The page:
As you may have heard, we've had a little snow here in the Northeast. We were out of town in the days before it was expected to hit, and hurried to make it back before the travel ban went into effect. Yes: a motor vehicle travel ban for all of Massachusetts was declared, with violations punishable with a year of jail time. Still, here in Greater Boston many doubted the seriousness of the blizzard to come. We've been fooled before with promises of sensational snowstorms, only to receive a measly couple of inches.
This time however, the universe followed through. Over 2 feet of snow had piled up outside our front door by morning, and that was after the stairs had been shoveled the night before.
Beyond the front door I could see an awkward heap of snow, which I realised was the neighbours' car.
Our street looked like this, after the plows had gone through it.
The normally busy main road looked like this.
And this. (Notice anything missing?)
At around 9:30am I saw a procession of plows making their way down the road.
But it continued to snow until mid-morning, quickly covering any progress the plows made with another dusting.
I encountered surreal scenes, such as this one. Any car that had been left out on the street had now turned into a giant snowbank.
Once the snow stopped falling, vehicle excavations began.
They would continue zealously until sunset.
Clearing sidewalks was tricky, considering how much snow had fallen. Some dug trenches, which had to be navigated single file - the snow nearly waist-high.
But for the most part the sidewalks had not been cleared and pedestrians took to the roads.
Mostly on foot, by sometimes on sleds, snowshoes, and skis.
I was a little envious of the snowshoes I have to admit; I would love to try them.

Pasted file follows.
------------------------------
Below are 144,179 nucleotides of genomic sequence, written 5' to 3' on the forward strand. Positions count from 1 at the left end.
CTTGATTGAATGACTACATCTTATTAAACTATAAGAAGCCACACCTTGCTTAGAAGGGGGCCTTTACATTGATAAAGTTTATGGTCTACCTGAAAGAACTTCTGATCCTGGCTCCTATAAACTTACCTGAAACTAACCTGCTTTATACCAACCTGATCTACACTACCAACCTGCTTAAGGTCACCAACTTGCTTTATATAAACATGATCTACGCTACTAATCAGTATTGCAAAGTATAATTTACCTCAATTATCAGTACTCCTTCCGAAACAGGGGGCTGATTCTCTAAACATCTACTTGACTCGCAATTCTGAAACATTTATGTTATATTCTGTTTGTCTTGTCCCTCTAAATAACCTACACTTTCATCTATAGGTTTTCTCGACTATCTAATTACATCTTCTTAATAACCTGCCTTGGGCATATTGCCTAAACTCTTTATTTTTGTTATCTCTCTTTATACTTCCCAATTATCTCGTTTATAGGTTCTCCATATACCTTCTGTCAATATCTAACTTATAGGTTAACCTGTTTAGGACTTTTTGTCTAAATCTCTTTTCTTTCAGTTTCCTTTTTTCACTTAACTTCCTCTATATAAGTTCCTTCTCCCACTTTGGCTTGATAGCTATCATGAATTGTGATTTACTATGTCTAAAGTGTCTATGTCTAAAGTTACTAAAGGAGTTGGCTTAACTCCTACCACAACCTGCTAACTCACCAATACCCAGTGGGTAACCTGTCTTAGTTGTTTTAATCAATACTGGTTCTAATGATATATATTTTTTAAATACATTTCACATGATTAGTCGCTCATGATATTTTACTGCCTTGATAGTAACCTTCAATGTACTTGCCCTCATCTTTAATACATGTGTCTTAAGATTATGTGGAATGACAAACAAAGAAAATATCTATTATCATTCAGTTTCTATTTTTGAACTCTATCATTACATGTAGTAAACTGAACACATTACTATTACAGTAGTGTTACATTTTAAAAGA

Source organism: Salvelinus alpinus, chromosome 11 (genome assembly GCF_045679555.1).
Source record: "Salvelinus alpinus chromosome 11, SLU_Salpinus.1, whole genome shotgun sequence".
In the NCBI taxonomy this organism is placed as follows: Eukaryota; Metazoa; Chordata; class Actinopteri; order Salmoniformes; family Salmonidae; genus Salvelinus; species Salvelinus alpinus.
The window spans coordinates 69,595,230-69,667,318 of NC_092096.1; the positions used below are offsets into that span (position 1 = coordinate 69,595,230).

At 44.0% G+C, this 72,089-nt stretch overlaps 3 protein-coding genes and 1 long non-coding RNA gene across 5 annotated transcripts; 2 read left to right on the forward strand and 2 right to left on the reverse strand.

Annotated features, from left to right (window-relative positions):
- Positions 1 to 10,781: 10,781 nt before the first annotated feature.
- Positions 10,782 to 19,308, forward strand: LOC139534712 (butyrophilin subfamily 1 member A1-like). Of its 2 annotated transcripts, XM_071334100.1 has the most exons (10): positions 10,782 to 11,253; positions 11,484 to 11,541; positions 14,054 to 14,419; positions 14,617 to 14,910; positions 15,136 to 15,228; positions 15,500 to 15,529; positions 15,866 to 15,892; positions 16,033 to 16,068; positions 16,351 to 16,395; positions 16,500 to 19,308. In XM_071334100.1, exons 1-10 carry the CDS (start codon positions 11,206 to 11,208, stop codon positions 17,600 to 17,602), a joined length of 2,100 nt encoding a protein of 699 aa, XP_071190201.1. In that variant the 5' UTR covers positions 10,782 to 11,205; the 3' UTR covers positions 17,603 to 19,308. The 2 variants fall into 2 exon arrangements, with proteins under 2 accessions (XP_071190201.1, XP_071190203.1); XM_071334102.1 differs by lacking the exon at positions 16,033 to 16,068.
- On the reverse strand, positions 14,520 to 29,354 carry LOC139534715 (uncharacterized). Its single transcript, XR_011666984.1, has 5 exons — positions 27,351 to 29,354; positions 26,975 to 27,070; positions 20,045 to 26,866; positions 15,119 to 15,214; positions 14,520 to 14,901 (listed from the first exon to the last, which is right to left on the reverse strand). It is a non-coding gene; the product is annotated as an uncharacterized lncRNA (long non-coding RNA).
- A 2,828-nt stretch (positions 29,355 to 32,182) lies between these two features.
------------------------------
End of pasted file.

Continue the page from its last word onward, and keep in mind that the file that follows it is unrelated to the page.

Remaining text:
In the first half of the day, I did not see any bikes being ridden. The road surface was too uneven and soft for most cyclists and bicycles, myself included.
At least in the first half of the day, the driving ban was enforced. A police SUV slowly circulated the neighbourhood shouting threats over the loudspeaker at anyone who attempted to drive, other than snow plow operators and city workers.
Pedestrian movement was not impeded, and soon people took over the roads.
At some point, word came that a party was being held in nearby Union Square.
Pretty soon, it seemed like the entire neihgbourhood headed that way (except those still digging out their cars!).
There was music blaring and people dancing. Despite the potentially serious nature of a blizzard of this magnitude, the atmosphere in the entire neighbourhood was downright festive. Those out on the streets were saying hello to one another, and smiling ear to ear.
Kids, adults, everyone looked happy to be outdoors, enjoying themselves.
Some wore costumes.
Others came ready to fight.
As the afternoon waned and the snowplows laboured tirelessly, I began to see a few bikes here and there.
But still mostly sleds.
And various snowboard-like contraptions.
I did a lot of walking throughout the day. Many layers were donned to deal with the cold, but nothing out of the ordinary.
Others got creative with plastic bags, various DIY overshoes and blanket-capes.
To see our entire neighbourhood so active and energetic at a time when it was expected to be immobilised was quite something. By mid-afternoon a few local businesses opened their doors to meet the foot-traffic demand for coffee, alcohol and groceries. All of these places were packed.
It seems that Somerville, MA has weathered the storm well, and there have been no disasters. In the meantime, the snow plows are still at it. Excavations of vehicles continue. And although the motor vehicle ban is now lifted, along the largely unplowed side streets snowshoes continue to rule the roads.
More pictures here - enjoy the rest of the weekend!